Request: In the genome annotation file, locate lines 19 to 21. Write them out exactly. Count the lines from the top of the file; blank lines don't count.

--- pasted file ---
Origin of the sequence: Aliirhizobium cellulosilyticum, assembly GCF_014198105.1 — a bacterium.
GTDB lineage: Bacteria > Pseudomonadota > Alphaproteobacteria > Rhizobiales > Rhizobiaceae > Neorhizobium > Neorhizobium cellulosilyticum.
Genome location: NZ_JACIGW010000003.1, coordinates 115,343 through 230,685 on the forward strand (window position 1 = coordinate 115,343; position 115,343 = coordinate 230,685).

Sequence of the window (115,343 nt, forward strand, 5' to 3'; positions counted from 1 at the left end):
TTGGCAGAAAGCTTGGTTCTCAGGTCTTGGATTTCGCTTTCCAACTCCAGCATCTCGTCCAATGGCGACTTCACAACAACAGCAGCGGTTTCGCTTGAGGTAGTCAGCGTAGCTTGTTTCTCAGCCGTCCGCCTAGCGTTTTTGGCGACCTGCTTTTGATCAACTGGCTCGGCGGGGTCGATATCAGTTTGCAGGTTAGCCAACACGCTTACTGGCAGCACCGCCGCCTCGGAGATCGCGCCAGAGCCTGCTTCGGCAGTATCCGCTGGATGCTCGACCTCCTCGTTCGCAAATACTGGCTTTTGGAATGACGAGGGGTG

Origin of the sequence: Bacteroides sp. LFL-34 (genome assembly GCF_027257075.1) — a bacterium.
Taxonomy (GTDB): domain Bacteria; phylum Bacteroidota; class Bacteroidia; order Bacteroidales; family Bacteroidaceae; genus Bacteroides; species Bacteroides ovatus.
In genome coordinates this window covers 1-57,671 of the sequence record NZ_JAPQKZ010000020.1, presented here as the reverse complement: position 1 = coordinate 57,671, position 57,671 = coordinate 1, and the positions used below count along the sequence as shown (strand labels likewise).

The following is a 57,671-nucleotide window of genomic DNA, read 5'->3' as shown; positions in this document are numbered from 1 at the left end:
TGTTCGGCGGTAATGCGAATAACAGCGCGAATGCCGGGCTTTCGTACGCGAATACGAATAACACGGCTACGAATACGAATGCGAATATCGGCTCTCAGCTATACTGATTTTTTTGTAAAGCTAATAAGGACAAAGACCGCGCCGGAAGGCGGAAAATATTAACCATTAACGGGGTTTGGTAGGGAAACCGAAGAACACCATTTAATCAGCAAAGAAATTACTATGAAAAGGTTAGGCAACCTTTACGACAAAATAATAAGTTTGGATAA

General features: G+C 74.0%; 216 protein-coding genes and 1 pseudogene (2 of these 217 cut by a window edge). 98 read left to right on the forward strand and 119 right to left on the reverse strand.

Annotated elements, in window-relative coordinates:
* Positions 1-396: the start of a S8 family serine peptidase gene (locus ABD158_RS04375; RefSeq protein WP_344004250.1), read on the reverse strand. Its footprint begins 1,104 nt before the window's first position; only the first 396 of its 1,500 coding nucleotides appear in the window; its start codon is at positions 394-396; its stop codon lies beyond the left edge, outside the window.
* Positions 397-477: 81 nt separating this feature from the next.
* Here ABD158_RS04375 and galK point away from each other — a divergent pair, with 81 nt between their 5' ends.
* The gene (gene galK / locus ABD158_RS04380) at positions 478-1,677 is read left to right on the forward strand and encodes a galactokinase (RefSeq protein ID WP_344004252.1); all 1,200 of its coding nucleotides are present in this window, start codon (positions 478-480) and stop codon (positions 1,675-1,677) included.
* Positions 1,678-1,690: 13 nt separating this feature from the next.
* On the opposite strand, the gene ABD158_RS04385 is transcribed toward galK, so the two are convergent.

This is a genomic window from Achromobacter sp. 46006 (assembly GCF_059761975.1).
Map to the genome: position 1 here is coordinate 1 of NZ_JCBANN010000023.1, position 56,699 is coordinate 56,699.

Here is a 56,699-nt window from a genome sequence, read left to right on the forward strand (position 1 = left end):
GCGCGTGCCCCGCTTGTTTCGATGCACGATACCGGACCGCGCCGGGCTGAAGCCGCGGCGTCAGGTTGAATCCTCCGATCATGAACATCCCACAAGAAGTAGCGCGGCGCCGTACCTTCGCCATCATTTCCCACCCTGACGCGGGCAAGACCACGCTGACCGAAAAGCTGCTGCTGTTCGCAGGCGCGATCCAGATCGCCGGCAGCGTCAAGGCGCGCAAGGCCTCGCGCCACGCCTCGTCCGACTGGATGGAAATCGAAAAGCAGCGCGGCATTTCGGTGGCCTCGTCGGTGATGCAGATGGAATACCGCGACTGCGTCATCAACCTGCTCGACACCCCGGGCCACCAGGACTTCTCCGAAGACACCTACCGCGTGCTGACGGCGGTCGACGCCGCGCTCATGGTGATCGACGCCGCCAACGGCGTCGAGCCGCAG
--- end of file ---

This is a genomic window from Achromobacter sp. 46006 (assembly GCF_059761975.1).
Map to the genome: position 1 here is coordinate 1 of NZ_JCBANN010000023.1, position 56,699 is coordinate 56,699.

Here is a 56,699-nt window from a genome sequence, read left to right on the forward strand (position 1 = left end):